On January 3, Language Department Chair Inma Serrano introduced her Spanish III students to the traditions surrounding the Feast of the Epiphany which is typically celebrated on January 6.
Popular Epiphany customs include church services, Epiphany singing and, happily, consuming a special cake called Roscon de Reyes (Ring of the Kings). Recipes vary from country to country. For decoration, figs, quinces, cherries or dried and candied fruits are used and the cake is enjoyed during the celebration of the Día de Reyes ("Kings' Day"), which commemorates the arrival of the three Magi or Wise Men. In most of Spain, Spanish America, and Hispanic communities in the United States, this is the day when children traditionally get presents, which are attributed to the Three Wise Men, not the jolly bearded man in the fur-trimmed red suit.
To demonstrate these cultural traditions, Serrano invited two Delbarton parents, both expert bakers, into her classroom for a cultural taste-off.
Representing Spain was María De la Vega P'20, mother of Carlos Sanzo '20, on right, and on left, representing Mexico, was Martha Trevino P'20,'22, mother of Andrés Lopez '20 and Eugenio López '22. Dueling Roscons de Reyes at Delbarton!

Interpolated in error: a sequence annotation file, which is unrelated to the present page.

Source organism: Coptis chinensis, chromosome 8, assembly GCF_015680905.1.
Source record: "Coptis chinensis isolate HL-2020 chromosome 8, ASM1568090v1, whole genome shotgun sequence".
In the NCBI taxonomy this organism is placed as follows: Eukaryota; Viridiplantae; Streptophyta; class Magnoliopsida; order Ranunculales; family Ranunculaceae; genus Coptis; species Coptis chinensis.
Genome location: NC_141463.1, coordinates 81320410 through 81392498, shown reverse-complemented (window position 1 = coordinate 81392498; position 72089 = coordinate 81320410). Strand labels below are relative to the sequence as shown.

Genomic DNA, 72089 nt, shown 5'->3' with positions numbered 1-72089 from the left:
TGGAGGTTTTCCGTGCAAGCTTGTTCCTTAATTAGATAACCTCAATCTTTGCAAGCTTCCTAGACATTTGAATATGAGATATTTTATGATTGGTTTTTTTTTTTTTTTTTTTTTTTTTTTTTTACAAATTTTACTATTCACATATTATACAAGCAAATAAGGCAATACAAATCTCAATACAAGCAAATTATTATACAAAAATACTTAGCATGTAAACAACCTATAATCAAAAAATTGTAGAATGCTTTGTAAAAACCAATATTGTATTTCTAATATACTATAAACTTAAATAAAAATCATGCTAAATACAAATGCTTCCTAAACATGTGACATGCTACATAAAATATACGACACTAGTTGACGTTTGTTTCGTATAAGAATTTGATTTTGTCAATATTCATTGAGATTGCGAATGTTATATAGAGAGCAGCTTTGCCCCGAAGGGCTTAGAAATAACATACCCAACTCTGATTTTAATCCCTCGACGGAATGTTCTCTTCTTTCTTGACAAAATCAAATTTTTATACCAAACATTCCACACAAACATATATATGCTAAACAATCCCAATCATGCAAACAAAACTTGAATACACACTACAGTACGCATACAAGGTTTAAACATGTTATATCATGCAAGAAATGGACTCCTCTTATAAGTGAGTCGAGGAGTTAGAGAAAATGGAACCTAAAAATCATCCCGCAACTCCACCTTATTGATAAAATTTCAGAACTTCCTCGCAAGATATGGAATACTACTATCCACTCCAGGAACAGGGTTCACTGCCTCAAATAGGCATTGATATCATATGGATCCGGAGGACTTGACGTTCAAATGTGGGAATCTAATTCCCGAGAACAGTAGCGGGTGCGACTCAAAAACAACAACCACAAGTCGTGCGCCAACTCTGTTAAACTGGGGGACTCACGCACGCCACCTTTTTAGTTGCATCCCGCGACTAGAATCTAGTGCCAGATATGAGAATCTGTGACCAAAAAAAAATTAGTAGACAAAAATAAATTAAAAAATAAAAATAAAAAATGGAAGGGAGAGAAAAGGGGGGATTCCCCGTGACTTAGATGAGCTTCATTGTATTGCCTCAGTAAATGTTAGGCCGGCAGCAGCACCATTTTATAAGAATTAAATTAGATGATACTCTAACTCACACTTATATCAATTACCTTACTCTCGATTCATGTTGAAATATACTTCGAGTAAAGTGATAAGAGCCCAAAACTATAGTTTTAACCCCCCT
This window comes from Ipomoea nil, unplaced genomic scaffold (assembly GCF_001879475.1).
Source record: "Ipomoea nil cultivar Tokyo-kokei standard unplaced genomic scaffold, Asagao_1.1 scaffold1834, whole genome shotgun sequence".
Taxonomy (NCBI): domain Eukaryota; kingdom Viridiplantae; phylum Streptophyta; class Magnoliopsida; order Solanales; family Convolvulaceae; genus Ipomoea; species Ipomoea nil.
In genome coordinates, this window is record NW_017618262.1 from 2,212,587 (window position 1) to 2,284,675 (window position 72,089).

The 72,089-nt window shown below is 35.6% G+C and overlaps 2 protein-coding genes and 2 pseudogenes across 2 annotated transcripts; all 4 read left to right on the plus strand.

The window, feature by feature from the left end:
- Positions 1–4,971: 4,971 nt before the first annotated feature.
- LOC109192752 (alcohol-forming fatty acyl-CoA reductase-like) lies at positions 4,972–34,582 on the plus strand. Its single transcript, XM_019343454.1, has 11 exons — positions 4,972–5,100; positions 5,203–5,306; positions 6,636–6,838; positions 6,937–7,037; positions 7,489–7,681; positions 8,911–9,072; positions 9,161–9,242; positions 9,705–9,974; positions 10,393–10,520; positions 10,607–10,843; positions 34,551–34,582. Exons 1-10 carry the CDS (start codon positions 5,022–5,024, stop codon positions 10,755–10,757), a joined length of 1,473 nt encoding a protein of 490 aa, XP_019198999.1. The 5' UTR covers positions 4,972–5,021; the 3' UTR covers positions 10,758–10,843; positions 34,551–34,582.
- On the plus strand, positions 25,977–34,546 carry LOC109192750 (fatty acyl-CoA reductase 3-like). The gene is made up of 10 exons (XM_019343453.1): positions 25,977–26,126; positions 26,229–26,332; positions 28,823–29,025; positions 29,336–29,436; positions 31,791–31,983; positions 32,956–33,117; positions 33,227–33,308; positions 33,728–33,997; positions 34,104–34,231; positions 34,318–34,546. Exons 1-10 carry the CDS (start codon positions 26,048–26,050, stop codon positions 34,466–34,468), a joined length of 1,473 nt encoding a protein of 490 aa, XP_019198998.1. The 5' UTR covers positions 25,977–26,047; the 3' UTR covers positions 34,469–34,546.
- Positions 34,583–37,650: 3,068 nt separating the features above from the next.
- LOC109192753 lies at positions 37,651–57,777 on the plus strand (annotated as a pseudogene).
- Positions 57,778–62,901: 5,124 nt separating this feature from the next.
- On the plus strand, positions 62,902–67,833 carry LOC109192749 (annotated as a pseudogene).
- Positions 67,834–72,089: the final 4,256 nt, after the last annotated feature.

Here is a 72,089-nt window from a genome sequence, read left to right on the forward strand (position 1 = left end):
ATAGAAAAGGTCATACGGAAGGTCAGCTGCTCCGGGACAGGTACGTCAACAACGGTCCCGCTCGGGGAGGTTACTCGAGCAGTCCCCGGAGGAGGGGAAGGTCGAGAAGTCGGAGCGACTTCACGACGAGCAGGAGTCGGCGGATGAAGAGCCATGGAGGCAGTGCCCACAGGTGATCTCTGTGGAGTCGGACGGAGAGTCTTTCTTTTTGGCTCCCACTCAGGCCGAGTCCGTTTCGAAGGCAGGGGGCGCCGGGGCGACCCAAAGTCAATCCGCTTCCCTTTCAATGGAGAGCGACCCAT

After explaining to students how this Epiphany cake originated in Palestine, then migrated to Greece, Roman Empire, Spain and on to the Spanish colonies in the Americas...the boys then had an opportunity for a taste test. They compared the differences between the Spanish Roscon de Reyes vs. the Mexican version, then sampled the flavor profiles of hot chocolate which often accompanies the torte. Sweet!
More cultural trivia: In Spain before children go to bed on Epiphany eve, they leave a dish filled with biscuits and glasses of water for the three wise men and the camels they ride on. Roscones have a small figure baked inside, either of a baby Jesus or little toys for children, as well as the more traditional dried fava bean. The baby Jesus figure represents the flight of the Holy Family, fleeing from King Herod's Massacre of the Innocents. Whoever finds the figure is crowned "king" or "queen" of the celebration, whereas whoever finds the bean has a job to do: he/she pays for the next year's roscón or Epiphany party. In the Mexican culture, this person has the responsibility of hosting a dinner and providing tamales and atole to the guests. In U.S. communities with large Mexican and Mexican-American populations, the celebration often includes the Mexican hominy stew pozole, which often is shared with neighbors.
Serrano confirms that her students appreciated the very delicious cultural and seasonal Epiphany lesson!